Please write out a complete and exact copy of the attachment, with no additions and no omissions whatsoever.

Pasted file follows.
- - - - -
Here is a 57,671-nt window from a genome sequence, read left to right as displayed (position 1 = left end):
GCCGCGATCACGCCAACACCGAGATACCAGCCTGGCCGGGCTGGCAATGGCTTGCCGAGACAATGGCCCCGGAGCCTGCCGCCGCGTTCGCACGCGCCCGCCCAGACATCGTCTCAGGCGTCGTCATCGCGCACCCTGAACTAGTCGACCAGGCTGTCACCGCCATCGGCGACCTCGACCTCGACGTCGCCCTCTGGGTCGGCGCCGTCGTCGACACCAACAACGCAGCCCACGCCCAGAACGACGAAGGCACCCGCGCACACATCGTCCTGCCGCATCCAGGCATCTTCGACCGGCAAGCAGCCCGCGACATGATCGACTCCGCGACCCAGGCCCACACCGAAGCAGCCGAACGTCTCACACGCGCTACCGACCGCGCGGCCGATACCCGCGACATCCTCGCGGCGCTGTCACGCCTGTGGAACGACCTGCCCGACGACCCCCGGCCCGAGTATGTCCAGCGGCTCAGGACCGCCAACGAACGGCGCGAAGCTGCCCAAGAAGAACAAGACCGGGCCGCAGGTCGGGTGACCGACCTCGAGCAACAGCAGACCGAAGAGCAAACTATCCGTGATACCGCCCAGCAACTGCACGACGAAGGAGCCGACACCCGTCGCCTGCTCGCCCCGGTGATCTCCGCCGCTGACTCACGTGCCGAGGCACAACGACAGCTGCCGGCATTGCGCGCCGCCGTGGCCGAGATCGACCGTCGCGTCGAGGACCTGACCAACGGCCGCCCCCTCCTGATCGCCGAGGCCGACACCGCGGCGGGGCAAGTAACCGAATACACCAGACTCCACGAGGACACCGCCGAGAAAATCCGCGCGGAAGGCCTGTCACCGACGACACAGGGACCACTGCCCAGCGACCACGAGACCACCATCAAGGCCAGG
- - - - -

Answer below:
Here is a 57,671-nt window from a genome sequence, read left to right as displayed (position 1 = left end):
GCCGCGATCACGCCAACACCGAGATACCAGCCTGGCCGGGCTGGCAATGGCTTGCCGAGACAATGGCCCCGGAGCCTGCCGCCGCGTTCGCACGCGCCCGCCCAGACATCGTCTCAGGCGTCGTCATCGCGCACCCTGAACTAGTCGACCAGGCTGTCACCGCCATCGGCGACCTCGACCTCGACGTCGCCCTCTGGGTCGGCGCCGTCGTCGACACCAACAACGCAGCCCACGCCCAGAACGACGAAGGCACCCGCGCACACATCGTCCTGCCGCATCCAGGCATCTTCGACCGGCAAGCAGCCCGCGACATGATCGACTCCGCGACCCAGGCCCACACCGAAGCAGCCGAACGTCTCACACGCGCTACCGACCGCGCGGCCGATACCCGCGACATCCTCGCGGCGCTGTCACGCCTGTGGAACGACCTGCCCGACGACCCCCGGCCCGAGTATGTCCAGCGGCTCAGGACCGCCAACGAACGGCGCGAAGCTGCCCAAGAAGAACAAGACCGGGCCGCAGGTCGGGTGACCGACCTCGAGCAACAGCAGACCGAAGAGCAAACTATCCGTGATACCGCCCAGCAACTGCACGACGAAGGAGCCGACACCCGTCGCCTGCTCGCCCCGGTGATCTCCGCCGCTGACTCACGTGCCGAGGCACAACGACAGCTGCCGGCATTGCGCGCCGCCGTGGCCGAGATCGACCGTCGCGTCGAGGACCTGACCAACGGCCGCCCCCTCCTGATCGCCGAGGCCGACACCGCGGCGGGGCAAGTAACCGAATACACCAGACTCCACGAGGACACCGCCGAGAAAATCCGCGCGGAAGGCCTGTCACCGACGACACAGGGACCACTGCCCAGCGACCACGAGACCACCATCAAGGCCAGG